With classes being a short and sweet time of fifteen minutes, the focus of community and getting to know one another continued throughout the day.

I’m grateful to be part of a community in which well-being and connection are beginning to be held at a higher value, especially in times like these. 

—Lauren Kirkpatrick, senior at Newport High School

Hand sanitizer was ‘everywhere’ but it felt like the first day of school

Editor's Note: The Seattle Times is publishing dispatches from local families, teachers and school staff about their experiences during this back-to-school season.

On Tuesday, we opened our doors to all our students for the first day back to full-time in-person learning. Non-classroom staff were busy all morning helping students at arrival to get their breakfast and find their teachers. Above all, we were making sure our kids knew how excited we were to see them. Finally, at about 10 a.m., students were all in class, and the day began.  

Throughout the day, classes were seen moving about the campus with their teachers, learning where their recess would be and how lunch would work this year. Teachers were teaching expectations, and non-classroom staff were supporting wherever needed. As the school psychologist, I was working for much of the day with various staff to make sure our new students with disabilities were having their needs met and that everyone who needed to know about these new students got the information.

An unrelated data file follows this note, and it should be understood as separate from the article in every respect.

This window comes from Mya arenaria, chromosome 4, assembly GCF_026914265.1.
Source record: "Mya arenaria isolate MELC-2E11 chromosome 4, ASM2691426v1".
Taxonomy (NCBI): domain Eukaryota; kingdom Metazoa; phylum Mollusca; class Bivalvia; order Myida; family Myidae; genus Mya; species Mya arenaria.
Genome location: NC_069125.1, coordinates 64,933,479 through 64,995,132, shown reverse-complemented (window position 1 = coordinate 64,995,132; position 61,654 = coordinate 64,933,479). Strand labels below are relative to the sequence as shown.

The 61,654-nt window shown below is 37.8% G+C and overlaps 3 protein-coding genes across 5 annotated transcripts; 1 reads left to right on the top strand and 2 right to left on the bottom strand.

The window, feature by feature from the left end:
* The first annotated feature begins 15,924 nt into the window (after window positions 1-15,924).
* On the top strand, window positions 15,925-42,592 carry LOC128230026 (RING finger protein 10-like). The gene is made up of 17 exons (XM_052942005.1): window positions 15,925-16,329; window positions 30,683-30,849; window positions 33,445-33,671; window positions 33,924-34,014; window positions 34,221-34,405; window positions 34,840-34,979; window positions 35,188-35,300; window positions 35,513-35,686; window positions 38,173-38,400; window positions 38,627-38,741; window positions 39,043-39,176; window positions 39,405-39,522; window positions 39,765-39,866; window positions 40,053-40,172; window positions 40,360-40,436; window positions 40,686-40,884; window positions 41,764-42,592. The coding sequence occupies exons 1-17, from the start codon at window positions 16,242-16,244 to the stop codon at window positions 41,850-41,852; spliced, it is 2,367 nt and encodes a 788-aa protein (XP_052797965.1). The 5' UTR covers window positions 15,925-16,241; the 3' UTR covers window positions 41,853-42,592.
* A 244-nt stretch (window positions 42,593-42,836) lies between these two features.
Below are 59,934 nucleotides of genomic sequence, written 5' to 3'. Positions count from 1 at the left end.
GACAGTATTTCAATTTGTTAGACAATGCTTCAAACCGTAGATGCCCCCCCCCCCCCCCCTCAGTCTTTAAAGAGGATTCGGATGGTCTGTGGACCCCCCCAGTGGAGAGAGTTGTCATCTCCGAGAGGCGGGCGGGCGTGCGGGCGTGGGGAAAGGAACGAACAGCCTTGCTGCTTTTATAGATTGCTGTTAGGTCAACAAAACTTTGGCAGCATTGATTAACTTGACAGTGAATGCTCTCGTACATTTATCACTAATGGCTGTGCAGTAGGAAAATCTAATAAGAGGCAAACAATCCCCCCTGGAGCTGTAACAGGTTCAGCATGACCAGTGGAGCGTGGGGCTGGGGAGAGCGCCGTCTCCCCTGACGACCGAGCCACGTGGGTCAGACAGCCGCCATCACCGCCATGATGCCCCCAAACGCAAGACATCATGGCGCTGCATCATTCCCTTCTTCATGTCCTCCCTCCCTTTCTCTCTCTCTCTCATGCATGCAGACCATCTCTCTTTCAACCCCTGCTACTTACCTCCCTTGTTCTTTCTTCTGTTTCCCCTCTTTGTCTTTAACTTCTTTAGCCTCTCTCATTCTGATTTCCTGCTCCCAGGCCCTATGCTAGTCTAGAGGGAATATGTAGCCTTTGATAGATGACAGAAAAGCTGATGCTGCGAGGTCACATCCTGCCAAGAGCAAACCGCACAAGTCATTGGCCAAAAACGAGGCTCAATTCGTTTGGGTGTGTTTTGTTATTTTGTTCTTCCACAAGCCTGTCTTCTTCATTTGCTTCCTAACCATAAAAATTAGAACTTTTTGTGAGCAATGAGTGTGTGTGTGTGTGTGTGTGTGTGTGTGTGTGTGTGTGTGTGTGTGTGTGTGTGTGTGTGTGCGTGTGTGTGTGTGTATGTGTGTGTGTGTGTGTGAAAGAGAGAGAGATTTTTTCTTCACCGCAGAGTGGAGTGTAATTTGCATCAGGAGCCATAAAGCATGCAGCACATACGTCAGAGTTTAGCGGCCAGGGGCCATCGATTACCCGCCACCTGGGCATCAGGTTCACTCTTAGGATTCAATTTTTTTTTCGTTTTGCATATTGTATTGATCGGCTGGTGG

The next thing we all knew, it was time for dismissal. We helped hand children off to the correct car at parent pick-up and made sure kids got on the right bus. All and all, it felt like the first day of school. Yes, there were masks. Yes, lunch and recess were socially distanced. And yes, hand sanitizer was EVERYWHERE. But emotionally, it was all the excitement of the first day of school, pandemic or no pandemic. 

—Carrie Suchy, school psychologist in the Franklin Pierce School District
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Students pose for pictures on the first day of school

Send your photos from the first day of school to edlab@seattletimes.com, and we may feature them in our live updates.

—Michelle Baruchman

'No easy task,' elementary principal says about preparing children for safe school environment

Before school began this morning, staff at Parkwood Elementary in Shoreline were doing rounds. Some wore neon vests and some had long-range radios on hand as they made sure children wore their masks and knew exactly where to go.

Preparing for the first day of school is intense even under normal circumstances, said Ann Torres, Parkwood Elementary principal. And this year it took months of extra preparation to make sure children would arrive to a safe environment.